There is future potential for the Kendal Aquatic Facility to host top regional, and perhaps even international competitive swim meets.
YMCA Operations Director Ainsley King said on Friday (January 16) that although Tobago is yet to host a regional-level swimming event, the impressive, spanking-new facility is well equipped to do so. YMCA was the facility’s project manager.
“We have swim teams already in place, and you can have anywhere from friendly or amateur competitions to more professional competitions,” King said. “It could host regional meets. At Courland, we have not done anything outside of Trinidad and Tobago, but that could be another avenue. The facility is already prepared for that.”
The Aquatic Facility was officially commissioned on Thursday (January 15). It is the second such venue in Tobago, an improvement on the YMCA facility in Courland. After just over two years of construction, the facility was completed last November at a final cost of $19,451,140.13. The building and pool were constructed by Building Professional Limited to the tune of $16.7 million, while drainage cost just over $2million, and a further $719,000 was spent on the car park.
Just as at Courland, which it is modeled after, Kendal’s is a salt-water pool, also known by many names, including salt chlorine generator or salt-water pool system. This means no chlorine is added directly to the pool; instead, the system can use common table salt to generate the chlorine needed to keep the pool water clean.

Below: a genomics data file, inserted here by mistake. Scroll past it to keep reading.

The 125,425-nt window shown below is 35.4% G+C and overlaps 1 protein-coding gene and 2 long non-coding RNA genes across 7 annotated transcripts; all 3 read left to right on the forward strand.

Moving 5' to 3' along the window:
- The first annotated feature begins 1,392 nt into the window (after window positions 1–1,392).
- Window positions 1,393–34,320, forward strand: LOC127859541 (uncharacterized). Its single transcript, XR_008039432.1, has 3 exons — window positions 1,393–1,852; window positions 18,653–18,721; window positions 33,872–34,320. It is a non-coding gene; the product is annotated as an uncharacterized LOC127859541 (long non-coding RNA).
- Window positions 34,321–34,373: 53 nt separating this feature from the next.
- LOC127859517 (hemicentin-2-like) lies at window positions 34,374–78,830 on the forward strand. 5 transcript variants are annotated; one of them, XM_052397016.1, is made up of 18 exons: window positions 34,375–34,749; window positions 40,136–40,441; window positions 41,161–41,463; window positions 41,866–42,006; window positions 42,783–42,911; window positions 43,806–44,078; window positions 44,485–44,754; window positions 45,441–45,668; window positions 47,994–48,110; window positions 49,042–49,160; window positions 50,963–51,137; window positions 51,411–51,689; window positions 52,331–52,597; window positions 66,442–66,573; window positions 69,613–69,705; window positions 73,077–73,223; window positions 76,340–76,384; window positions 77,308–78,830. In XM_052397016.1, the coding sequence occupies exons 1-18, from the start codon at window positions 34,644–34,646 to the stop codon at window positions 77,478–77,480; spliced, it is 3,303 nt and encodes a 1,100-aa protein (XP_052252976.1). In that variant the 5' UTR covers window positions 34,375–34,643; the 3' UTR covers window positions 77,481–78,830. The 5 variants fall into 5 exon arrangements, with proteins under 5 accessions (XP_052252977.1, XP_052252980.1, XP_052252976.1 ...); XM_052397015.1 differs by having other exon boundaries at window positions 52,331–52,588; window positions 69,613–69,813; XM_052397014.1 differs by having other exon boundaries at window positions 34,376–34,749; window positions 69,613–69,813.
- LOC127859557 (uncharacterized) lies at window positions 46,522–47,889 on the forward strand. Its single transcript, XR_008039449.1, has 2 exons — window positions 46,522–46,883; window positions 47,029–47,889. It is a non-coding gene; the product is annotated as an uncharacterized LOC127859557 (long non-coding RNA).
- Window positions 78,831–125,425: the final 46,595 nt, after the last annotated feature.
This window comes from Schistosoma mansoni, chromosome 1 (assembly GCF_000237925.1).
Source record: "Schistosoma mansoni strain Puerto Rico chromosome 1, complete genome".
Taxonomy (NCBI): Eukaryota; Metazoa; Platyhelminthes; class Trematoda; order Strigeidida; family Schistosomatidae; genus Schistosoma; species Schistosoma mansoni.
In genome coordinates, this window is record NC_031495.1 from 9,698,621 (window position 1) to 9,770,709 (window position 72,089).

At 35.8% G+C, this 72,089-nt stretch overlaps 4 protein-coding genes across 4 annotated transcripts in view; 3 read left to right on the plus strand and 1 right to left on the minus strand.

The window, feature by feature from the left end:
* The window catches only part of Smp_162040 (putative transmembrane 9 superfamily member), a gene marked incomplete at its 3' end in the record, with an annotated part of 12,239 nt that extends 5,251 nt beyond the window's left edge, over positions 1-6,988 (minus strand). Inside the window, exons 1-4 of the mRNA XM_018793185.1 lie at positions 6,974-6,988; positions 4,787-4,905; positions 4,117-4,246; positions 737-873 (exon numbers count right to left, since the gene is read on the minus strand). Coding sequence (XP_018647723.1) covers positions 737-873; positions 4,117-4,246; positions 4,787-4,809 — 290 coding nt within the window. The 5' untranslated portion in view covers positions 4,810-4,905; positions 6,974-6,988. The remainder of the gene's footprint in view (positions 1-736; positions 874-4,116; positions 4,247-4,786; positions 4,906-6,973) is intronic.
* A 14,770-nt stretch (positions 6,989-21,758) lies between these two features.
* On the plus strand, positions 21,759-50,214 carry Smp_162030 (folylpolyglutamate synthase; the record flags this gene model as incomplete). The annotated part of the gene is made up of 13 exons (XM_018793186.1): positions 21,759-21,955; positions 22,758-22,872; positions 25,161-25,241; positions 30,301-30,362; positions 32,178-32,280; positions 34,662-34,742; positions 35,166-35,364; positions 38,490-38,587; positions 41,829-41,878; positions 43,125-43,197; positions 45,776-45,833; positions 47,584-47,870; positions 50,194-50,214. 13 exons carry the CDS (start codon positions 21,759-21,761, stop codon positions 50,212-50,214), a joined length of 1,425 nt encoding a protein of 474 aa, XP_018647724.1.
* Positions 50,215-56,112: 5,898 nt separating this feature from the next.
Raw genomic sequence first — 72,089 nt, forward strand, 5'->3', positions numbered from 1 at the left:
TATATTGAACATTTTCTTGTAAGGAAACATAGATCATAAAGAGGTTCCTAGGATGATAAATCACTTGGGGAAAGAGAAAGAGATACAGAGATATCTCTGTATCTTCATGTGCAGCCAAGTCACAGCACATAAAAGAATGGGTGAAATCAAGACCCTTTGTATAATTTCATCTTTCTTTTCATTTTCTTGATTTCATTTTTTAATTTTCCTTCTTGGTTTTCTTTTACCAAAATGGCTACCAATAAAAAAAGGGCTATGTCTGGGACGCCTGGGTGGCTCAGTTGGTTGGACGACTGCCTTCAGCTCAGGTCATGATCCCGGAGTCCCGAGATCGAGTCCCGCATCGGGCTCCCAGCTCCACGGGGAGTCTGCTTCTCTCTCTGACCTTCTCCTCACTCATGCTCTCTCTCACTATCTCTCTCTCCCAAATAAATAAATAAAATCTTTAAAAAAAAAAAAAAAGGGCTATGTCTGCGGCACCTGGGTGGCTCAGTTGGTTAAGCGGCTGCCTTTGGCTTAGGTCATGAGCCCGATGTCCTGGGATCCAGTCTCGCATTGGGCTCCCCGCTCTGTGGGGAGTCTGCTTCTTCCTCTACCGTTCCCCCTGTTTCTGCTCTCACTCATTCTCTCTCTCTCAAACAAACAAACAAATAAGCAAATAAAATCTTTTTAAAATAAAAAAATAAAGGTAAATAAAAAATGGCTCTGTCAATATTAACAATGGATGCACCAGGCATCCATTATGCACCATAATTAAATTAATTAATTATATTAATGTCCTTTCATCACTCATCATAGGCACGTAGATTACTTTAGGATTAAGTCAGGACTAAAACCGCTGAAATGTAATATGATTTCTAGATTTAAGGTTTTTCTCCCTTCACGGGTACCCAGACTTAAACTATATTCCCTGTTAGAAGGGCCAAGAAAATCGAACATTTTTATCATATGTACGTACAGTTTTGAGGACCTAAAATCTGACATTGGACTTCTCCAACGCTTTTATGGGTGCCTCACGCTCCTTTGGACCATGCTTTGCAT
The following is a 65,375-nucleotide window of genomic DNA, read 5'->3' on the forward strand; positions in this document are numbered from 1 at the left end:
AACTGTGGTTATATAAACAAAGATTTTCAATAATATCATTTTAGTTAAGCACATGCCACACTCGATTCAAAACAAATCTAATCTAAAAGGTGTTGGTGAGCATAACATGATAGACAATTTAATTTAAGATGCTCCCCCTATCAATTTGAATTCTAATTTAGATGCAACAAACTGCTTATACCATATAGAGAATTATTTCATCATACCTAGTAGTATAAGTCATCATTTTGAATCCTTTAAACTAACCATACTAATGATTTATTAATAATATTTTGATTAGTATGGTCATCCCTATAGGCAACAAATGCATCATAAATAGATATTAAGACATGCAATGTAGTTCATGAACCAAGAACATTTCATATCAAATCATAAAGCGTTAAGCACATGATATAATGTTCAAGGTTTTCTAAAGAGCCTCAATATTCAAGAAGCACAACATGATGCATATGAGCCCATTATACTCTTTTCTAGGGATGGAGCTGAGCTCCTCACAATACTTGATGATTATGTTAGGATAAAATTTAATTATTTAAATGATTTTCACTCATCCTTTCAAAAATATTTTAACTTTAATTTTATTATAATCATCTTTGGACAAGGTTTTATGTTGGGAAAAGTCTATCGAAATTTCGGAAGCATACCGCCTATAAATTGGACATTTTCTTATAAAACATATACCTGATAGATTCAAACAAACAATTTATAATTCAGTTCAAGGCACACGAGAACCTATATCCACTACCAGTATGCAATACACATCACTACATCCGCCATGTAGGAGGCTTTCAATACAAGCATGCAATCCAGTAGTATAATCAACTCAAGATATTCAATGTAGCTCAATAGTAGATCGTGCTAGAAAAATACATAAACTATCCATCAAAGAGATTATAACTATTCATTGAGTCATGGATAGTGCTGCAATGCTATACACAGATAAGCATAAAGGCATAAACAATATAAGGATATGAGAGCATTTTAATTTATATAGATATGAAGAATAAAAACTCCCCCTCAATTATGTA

The facility, which is open to the public, features an eight-lane, 25-metre pool—that at its deepest sinks 2.4 metres—meaning it could potentially host short course international events. It also sports a smaller learning/warm-up 12m pool. Its pavilion can seat up to 100 people, while additional seating at the concession area can accommodate 25 more people. It will provide a much-needed alternative to the Courland pool for residents and students of Windward Tobago.
YMCA CEO Odetta Alexander praised YMCA Trinidad and Tobago founder, Canadian Gordon Cressy, for his active role in discussions that resulted in construction of the pool.
“The sky is the limit,” Alexander said. “The facility itself would allow anything from a tadpole (learning swimmer) to Olympic (level). It’s not an Olympic pool, but the bigger pool has the capacity to train on a professional level.
“It surpasses the one we have Port of Spain as well. We are continuing to grow in terms of how we develop the aquatics programmes. We hope to partner with the THA in managing this facility, to use some of our in-house expertise, we have has a really good relationship with the Assembly in the past.”